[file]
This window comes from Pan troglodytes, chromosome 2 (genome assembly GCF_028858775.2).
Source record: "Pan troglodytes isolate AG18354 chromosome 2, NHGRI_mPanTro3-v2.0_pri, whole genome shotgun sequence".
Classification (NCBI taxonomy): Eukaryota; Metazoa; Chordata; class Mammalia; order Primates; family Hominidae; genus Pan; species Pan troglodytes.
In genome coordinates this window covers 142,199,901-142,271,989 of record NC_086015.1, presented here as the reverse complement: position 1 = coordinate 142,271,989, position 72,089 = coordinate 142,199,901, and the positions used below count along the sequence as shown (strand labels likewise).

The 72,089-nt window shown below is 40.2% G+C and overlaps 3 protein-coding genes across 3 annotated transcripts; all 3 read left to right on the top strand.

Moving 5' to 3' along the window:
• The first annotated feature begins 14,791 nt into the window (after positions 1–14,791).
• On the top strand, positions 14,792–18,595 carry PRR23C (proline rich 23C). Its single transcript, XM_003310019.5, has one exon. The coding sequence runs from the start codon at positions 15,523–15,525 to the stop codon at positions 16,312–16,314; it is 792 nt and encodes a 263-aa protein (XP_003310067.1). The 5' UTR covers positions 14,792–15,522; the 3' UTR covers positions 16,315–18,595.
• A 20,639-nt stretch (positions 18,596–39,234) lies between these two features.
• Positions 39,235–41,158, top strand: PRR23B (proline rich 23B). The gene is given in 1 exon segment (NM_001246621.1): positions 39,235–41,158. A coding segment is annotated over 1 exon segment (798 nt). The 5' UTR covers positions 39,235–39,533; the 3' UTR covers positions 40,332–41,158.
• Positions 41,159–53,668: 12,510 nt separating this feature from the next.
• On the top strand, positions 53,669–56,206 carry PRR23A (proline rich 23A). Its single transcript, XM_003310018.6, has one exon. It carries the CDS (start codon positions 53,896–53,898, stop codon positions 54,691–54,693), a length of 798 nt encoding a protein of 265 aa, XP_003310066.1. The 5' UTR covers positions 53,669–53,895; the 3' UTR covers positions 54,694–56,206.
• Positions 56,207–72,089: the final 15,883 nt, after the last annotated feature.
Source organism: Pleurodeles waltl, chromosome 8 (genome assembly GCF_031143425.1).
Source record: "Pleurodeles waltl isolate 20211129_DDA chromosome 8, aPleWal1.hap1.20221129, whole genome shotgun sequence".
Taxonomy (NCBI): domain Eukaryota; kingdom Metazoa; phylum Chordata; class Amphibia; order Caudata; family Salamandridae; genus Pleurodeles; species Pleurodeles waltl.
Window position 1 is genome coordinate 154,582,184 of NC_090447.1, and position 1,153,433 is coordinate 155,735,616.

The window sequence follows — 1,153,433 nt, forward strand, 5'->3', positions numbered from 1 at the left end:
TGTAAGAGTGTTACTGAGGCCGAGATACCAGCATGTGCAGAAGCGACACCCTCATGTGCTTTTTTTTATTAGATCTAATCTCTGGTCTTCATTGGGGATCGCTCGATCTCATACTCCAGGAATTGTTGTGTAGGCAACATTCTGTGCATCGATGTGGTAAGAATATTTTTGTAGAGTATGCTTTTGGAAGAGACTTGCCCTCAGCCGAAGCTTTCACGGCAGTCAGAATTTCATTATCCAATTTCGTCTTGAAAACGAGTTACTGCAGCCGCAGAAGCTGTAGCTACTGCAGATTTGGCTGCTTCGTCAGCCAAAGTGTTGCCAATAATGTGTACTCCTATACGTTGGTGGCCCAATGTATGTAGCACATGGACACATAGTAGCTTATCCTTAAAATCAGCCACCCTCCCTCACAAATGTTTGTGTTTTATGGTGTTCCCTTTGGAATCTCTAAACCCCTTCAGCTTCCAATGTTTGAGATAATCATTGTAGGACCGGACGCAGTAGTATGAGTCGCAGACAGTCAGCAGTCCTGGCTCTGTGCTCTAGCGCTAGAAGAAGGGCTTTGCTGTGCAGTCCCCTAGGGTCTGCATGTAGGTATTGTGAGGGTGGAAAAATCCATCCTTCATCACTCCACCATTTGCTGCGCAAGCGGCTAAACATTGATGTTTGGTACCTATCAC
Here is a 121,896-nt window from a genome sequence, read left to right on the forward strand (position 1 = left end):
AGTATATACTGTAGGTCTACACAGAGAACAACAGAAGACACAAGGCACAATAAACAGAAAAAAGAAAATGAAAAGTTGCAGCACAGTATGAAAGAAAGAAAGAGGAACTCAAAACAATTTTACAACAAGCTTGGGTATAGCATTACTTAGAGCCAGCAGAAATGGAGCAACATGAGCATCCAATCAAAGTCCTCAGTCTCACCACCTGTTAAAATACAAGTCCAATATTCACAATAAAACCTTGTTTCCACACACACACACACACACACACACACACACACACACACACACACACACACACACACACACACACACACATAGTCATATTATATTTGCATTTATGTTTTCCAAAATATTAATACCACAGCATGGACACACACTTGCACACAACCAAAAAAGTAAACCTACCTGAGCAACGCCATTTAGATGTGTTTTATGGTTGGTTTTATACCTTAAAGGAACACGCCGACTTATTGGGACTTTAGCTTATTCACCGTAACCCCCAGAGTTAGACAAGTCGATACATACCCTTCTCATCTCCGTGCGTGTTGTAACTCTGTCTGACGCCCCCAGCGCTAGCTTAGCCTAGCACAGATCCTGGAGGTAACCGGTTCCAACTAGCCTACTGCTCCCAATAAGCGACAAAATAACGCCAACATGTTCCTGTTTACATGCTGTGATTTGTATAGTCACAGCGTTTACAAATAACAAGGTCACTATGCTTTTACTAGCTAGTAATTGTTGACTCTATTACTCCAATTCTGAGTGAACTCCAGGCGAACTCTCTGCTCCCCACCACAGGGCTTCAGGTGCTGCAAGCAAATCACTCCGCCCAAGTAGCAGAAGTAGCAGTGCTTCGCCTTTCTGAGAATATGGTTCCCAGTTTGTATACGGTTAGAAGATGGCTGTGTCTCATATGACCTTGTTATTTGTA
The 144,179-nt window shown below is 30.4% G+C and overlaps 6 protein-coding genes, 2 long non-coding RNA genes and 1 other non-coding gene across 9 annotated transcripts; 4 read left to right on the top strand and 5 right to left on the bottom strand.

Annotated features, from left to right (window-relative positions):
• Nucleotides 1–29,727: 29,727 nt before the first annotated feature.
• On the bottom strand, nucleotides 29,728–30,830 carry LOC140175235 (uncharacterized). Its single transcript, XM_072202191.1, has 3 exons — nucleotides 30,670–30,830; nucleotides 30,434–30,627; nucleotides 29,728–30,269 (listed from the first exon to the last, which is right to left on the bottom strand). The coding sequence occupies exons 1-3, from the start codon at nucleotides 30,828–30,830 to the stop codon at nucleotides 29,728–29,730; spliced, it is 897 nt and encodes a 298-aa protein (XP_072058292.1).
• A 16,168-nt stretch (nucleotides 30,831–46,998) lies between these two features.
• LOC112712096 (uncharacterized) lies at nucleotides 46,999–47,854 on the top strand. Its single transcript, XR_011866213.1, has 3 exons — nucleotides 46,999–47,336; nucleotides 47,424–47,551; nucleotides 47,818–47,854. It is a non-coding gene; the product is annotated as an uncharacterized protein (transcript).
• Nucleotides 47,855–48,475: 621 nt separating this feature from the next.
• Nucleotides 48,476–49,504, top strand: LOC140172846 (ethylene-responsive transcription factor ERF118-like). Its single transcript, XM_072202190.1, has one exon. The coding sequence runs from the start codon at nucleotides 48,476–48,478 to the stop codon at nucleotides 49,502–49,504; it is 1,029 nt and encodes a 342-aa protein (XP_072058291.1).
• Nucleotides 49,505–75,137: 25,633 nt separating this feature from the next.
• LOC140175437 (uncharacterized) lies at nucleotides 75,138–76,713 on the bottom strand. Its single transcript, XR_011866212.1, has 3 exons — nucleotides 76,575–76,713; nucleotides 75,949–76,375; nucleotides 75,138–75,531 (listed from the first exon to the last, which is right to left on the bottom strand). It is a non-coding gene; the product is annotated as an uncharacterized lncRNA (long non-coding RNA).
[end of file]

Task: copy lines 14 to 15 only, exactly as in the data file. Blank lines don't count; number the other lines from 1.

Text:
Source organism: Pleurodeles waltl, chromosome 8 (genome assembly GCF_031143425.1).
Source record: "Pleurodeles waltl isolate 20211129_DDA chromosome 8, aPleWal1.hap1.20221129, whole genome shotgun sequence".